Medicaid is a healthcare program for low income individuals and families that is primarily funded by the federal government; however, is administered by the individual states. For this reason, there will be some differences with regard to eligibility and benefits from one state to the next.
Although Medicaid and Medicare are often referred to interchangeably, the programs are not related. Both Medicaid and Medicare provide healthcare coverage and are funded by the federal government; however, the similarities stop there. Medicare is what is referred to as an “entitlement” program because if you have paid into the program during your working years you are automatically entitled to benefits when you retire. Medicaid, on the other hand, is a “needs based” program, meaning you must demonstrate a financial need for benefits to be eligible to participate. Medicare comes in four parts with basic Medicare offered at no charge. If you wish to participate in the other three parts of Medicare you will pay a monthly premium. There are no monthly premiums for Medicaid.
As you age, your odds of eventually needing long-term care (LTC) increased dramatically. At retirement age (age 65) you already stand a 50 percent chance and by age 85 those odds will have increased to a 75 percent chance. As of 2016, the average monthly cost of LTC in the State of New York was over $12,000. With an average length of stay of 2.5 years, you could be facing a LTC bill of well over $360,000. Making matters worse is the fact that neither Medicare nor your basic health insurance coverage will likely cover LTC expenses, leaving you to pay out of pocket unless you are eligible for Medicaid.
Aside from proving citizenship (or other legal status) and residency, the primary eligibility requirements for Medicaid involve demonstrating the need for benefits. To do that, you must have income and “countable resources” that do not exceed the program limits. For many seniors who did not anticipate the need to qualify for Medicaid, the countable resources (asset) limit presents a problem. Although some assets are exempt from consideration, it is easy to see how many applicants have non-exempt assets that exceed that limit.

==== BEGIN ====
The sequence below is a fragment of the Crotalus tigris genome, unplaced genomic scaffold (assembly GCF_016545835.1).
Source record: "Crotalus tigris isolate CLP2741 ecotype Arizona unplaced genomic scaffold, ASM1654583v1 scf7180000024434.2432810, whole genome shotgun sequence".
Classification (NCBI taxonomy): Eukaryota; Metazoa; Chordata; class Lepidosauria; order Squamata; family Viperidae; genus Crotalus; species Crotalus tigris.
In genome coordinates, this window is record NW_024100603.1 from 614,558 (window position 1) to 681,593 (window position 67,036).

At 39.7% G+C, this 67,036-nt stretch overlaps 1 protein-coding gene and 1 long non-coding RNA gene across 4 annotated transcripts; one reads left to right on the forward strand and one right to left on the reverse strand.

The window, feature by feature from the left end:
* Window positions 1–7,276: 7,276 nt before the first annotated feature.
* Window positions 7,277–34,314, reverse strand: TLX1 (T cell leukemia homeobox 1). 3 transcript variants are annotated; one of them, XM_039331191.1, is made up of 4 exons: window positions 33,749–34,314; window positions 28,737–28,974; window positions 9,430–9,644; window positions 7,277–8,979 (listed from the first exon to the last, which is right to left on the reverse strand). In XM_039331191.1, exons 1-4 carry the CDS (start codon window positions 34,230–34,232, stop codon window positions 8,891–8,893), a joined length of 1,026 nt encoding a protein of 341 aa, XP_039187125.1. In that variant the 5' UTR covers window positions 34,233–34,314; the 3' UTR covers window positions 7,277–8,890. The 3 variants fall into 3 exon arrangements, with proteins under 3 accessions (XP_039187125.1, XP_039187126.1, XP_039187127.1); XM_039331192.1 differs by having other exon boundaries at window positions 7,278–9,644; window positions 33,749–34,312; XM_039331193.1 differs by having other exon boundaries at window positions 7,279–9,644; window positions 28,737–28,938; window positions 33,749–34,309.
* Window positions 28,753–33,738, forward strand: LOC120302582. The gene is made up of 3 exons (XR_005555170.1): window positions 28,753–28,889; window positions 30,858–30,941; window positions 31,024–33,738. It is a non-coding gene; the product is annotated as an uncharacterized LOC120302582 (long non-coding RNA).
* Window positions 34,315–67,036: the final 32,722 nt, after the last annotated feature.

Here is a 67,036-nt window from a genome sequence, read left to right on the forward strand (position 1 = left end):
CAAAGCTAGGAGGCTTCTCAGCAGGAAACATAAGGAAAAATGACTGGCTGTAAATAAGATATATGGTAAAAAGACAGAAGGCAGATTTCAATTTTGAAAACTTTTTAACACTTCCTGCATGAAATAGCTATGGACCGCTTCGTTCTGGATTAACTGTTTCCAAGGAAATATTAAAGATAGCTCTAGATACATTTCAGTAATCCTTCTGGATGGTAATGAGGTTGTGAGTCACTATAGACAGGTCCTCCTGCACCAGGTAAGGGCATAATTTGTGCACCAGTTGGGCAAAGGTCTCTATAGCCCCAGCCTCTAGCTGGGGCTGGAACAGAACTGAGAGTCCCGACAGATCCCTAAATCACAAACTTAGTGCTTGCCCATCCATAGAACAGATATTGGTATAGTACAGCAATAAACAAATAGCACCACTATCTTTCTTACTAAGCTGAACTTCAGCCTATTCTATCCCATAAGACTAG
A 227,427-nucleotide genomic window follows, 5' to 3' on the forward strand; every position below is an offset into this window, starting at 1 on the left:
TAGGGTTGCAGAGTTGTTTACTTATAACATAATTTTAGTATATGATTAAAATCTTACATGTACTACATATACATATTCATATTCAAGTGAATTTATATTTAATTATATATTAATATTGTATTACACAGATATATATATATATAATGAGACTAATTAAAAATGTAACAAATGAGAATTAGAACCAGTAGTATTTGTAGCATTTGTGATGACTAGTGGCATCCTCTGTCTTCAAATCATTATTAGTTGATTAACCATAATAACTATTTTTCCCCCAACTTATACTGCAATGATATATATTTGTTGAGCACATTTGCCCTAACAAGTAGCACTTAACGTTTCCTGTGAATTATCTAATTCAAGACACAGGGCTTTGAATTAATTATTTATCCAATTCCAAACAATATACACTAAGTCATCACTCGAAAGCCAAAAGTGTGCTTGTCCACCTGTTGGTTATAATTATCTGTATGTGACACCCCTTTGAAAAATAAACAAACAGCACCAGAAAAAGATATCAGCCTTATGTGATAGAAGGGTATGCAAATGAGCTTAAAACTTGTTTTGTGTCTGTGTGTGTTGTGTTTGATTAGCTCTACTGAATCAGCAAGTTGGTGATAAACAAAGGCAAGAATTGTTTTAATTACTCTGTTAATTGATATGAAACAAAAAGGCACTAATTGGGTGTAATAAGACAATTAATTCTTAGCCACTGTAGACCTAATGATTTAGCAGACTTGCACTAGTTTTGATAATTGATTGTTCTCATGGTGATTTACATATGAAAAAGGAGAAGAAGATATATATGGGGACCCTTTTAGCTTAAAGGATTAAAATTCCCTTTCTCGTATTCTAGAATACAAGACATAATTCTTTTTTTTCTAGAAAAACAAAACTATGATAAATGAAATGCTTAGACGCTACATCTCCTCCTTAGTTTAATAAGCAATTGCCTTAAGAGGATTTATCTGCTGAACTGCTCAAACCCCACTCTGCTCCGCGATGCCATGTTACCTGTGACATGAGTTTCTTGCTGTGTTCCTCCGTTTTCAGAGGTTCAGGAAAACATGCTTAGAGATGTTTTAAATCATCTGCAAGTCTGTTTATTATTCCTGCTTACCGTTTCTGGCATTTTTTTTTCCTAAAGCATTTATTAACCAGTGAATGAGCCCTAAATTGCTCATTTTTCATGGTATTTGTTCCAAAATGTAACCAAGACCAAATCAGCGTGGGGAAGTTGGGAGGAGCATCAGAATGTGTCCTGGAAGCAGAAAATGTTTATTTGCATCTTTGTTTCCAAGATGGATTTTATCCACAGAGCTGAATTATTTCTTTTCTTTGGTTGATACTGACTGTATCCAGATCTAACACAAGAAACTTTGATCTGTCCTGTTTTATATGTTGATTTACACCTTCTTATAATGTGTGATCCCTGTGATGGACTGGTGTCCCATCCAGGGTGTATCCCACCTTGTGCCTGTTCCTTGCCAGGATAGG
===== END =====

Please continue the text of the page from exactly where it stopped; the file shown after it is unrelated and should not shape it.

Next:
There was a time when this was an option; however, Medicaid imposed a five-year “look-back” rule that now prevents an applicant from transferring assets in anticipation of the need to qualify for Medicaid. The look-back rule allows Medicaid to review your finances for the five-year period leading up to your application. Any transfers for less than market value will likely be discounted and the value of the assets imputed back into your estate.
If your assets exceed the program limit Medicaid will impose a waiting period, commonly referred to as the Medicaid “spend-down” requirements. During the waiting period, you will be expected to sell your non-exempt assets and rely on the proceeds to cover your LTC bills. The length of the waiting period is determined by dividing your excess assets by the average monthly cost of LTC in your area. For example, imagine that you have $150,000 in non-exempt assets, or $148,000 in excess assets, and that the average monthly LTC cost in your area is $10,000. You divide $148,000/$10,000 which comes out to 14.8. Rounding up, Medicaid would impose a 15-month waiting period.
There was a time when this was the case; however, the Medicaid Spousal Impoverishment Rules now prevent that from happening. The Spousal Impoverishment rules allow a community spouse to keep some of the marital assets and, in some cases, some of the nursing home spouse’s monthly income to ensure that the community spouse is not left with nothing.
Medicaid planning uses legal tools and strategies to protect your assets and ensure that you will be eligible for Medicaid benefits if you need them in the future. Medicaid planning is perfectly legal and is a common addition to the average estate plan.